Looking ahead, 59% of voters think the sequester cuts will have either a positive impact on their lives or none at all. Thirty-five percent (35%) still anticipate a negative personal impact, including nine percent (9%) who say it will be Very Negative. These figures reflect little change as well.
   The good folks at Fox were calling the budget cuts a “no-quester.”
   They’e pretty clever over at Fox.
   But most of those people polled were not poor... or young... or unemployed... or hungry. The poor, unemployed, sick, and hungry don’t have lobbyists in Washington to plead there cases. They are not considered an important voting block. They tend to get ignored by those in the government.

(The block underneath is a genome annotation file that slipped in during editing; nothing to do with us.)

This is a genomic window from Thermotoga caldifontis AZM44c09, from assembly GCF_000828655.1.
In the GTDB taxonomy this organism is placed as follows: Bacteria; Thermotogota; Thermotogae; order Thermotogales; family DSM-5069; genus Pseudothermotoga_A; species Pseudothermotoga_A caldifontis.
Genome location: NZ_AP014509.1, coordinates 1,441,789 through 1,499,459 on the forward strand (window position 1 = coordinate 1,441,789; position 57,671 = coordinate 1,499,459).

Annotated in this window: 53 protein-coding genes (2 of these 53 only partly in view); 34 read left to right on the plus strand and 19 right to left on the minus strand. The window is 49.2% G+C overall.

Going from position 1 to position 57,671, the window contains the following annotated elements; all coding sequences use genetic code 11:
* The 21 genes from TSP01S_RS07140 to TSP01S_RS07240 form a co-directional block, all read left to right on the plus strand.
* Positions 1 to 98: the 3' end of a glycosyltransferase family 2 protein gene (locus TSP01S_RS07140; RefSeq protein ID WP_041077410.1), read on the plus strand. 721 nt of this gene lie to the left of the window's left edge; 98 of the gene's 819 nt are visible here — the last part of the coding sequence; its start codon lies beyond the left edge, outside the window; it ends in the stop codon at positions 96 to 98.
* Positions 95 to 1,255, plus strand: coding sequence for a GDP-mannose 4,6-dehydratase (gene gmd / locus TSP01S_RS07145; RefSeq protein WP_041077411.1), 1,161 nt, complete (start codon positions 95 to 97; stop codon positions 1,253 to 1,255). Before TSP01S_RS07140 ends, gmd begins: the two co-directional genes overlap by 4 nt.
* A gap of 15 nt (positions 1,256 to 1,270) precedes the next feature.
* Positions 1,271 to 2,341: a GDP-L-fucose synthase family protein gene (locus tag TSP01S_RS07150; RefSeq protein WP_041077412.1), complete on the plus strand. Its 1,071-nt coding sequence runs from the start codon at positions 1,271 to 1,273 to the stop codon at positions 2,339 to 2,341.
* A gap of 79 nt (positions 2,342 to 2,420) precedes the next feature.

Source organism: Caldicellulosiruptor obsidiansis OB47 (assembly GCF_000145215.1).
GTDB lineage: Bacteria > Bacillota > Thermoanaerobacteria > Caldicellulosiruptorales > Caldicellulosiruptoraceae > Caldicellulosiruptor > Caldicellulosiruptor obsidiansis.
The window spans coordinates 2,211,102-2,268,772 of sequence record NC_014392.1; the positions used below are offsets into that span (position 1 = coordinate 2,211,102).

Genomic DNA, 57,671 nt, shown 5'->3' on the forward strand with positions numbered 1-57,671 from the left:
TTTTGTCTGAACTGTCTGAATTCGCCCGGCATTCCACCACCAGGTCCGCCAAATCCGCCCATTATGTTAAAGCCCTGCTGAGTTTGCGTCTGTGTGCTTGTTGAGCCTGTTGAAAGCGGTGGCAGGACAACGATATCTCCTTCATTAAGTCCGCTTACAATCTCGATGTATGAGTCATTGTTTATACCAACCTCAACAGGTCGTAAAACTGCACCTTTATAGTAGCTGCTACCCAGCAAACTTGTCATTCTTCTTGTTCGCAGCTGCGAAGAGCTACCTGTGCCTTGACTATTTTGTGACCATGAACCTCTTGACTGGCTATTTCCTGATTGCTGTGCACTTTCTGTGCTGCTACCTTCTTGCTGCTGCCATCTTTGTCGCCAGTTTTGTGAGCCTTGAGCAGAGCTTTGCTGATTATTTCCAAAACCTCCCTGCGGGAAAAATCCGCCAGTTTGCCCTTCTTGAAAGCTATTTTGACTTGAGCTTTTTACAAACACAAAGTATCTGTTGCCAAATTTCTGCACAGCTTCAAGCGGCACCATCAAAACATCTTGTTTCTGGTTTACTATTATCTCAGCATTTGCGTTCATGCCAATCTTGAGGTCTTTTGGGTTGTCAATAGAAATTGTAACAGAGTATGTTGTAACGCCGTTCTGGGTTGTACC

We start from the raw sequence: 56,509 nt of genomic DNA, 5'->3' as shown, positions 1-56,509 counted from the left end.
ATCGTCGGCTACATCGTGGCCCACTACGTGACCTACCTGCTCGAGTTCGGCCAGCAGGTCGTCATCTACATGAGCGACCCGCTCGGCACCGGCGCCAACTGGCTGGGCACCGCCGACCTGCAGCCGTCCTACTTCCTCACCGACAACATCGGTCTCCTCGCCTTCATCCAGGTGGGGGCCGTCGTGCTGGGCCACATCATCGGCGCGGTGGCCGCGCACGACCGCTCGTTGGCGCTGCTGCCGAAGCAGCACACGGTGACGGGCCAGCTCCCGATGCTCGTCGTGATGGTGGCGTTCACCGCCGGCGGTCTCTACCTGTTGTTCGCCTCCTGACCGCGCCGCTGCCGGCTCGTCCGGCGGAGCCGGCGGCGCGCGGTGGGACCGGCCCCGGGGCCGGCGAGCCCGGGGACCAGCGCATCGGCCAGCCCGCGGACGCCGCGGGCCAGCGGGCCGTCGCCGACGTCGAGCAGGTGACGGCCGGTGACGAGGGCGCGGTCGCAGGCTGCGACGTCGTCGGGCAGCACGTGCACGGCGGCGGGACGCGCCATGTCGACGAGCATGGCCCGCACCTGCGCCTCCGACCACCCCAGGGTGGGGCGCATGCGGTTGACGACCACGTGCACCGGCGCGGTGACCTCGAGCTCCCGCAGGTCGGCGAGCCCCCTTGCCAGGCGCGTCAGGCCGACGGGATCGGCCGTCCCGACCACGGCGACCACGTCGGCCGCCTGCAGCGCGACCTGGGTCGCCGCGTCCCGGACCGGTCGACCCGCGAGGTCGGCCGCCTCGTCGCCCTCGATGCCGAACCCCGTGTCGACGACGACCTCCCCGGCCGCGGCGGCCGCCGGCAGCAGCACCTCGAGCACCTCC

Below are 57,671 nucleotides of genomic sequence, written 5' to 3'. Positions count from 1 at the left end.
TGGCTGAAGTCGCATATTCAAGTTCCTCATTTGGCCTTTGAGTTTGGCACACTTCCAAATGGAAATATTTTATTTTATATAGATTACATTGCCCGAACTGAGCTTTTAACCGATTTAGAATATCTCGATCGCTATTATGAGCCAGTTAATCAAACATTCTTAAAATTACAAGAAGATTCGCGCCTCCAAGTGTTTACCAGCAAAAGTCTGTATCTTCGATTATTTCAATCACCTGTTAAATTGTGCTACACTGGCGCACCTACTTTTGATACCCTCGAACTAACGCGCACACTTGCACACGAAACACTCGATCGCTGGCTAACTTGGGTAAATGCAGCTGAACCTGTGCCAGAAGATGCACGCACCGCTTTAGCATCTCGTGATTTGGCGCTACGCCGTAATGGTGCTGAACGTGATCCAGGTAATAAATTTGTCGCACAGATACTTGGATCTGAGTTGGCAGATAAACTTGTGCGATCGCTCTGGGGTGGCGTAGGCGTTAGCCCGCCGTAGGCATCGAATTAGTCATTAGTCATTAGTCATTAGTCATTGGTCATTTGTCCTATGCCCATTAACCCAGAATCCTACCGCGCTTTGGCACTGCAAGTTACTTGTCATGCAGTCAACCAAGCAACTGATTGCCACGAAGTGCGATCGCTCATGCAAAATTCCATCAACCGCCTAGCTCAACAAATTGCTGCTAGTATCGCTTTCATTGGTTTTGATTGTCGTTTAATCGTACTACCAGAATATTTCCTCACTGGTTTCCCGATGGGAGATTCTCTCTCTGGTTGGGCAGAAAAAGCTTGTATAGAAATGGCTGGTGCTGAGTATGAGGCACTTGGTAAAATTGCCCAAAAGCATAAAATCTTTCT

Yet they are real people. If we cut them they bleed. They have children who need to eat and be educated.
   Mahatma Ghandi said, "A nation's greatness is measured by how it treats its weakest members," and a lot of our right-wing friends will say, “Who cares what Ghandi said, he wasn’t an American.” Okay, here’s an American... a Christian American. "Any society, any nation, is judged on the basis of how it treats its weakest members -- the last, the least, the littlest."
~Cardinal Roger Mahony, former as Archbishop of Los Angeles.
   Quite frankly, we treat the least among us, in this wonderful Christian nation of ours, like shit.
   Here are 12 ways sequestration are affecting the least among us, and others, compiled by by Travis Waldron and Bryce Covert of ThinkProgress: